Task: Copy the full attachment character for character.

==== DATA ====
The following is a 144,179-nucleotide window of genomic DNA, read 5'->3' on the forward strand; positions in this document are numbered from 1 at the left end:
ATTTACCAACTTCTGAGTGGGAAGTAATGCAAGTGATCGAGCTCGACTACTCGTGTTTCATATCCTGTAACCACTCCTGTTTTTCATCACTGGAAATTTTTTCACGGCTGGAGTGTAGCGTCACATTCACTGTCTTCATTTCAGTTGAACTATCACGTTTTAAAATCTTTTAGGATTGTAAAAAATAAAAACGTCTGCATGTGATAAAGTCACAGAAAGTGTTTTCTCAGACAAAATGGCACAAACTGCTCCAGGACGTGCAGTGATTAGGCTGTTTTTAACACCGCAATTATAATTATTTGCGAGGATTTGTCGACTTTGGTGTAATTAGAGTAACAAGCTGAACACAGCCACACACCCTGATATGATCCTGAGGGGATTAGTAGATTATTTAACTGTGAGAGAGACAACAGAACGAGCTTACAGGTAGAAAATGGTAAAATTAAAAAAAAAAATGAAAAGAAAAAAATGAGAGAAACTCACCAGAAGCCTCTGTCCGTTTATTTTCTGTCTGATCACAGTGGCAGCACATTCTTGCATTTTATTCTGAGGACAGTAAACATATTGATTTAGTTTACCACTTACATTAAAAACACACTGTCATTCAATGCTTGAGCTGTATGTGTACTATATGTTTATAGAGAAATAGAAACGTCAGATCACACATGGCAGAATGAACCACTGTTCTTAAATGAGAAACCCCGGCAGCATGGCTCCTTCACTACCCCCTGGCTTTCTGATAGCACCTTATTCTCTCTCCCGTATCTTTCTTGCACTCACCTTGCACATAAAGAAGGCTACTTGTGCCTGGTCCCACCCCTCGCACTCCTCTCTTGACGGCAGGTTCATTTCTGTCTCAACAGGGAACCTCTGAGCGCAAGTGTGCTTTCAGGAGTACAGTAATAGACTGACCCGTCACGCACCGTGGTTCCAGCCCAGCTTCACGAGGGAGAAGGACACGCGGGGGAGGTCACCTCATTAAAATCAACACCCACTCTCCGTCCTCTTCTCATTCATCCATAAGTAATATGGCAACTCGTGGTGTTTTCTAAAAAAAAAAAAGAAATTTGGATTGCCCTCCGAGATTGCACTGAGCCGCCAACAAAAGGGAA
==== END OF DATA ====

The following is a 144,179-nucleotide window of genomic DNA, read 5'->3' on the forward strand; positions in this document are numbered from 1 at the left end:
ATTTACCAACTTCTGAGTGGGAAGTAATGCAAGTGATCGAGCTCGACTACTCGTGTTTCATATCCTGTAACCACTCCTGTTTTTCATCACTGGAAATTTTTTCACGGCTGGAGTGTAGCGTCACATTCACTGTCTTCATTTCAGTTGAACTATCACGTTTTAAAATCTTTTAGGATTGTAAAAAATAAAAACGTCTGCATGTGATAAAGTCACAGAAAGTGTTTTCTCAGACAAAATGGCACAAACTGCTCCAGGACGTGCAGTGATTAGGCTGTTTTTAACACCGCAATTATAATTATTTGCGAGGATTTGTCGACTTTGGTGTAATTAGAGTAACAAGCTGAACACAGCCACACACCCTGATATGATCCTGAGGGGATTAGTAGATTATTTAACTGTGAGAGAGACAACAGAACGAGCTTACAGGTAGAAAATGGTAAAATTAAAAAAAAAAATGAAAAGAAAAAAATGAGAGAAACTCACCAGAAGCCTCTGTCCGTTTATTTTCTGTCTGATCACAGTGGCAGCACATTCTTGCATTTTATTCTGAGGACAGTAAACATATTGATTTAGTTTACCACTTACATTAAAAACACACTGTCATTCAATGCTTGAGCTGTATGTGTACTATATGTTTATAGAGAAATAGAAACGTCAGATCACACATGGCAGAATGAACCACTGTTCTTAAATGAGAAACCCCGGCAGCATGGCTCCTTCACTACCCCCTGGCTTTCTGATAGCACCTTATTCTCTCTCCCGTATCTTTCTTGCACTCACCTTGCACATAAAGAAGGCTACTTGTGCCTGGTCCCACCCCTCGCACTCCTCTCTTGACGGCAGGTTCATTTCTGTCTCAACAGGGAACCTCTGAGCGCAAGTGTGCTTTCAGGAGTACAGTAATAGACTGACCCGTCACGCACCGTGGTTCCAGCCCAGCTTCACGAGGGAGAAGGACACGCGGGGGAGGTCACCTCATTAAAATCAACACCCACTCTCCGTCCTCTTCTCATTCATCCATAAGTAATATGGCAACTCGTGGTGTTTTCTAAAAAAAAAAAAGAAATTTGGATTGCCCTCCGAGATTGCACTGAGCCGCCAACAAAAGGGAA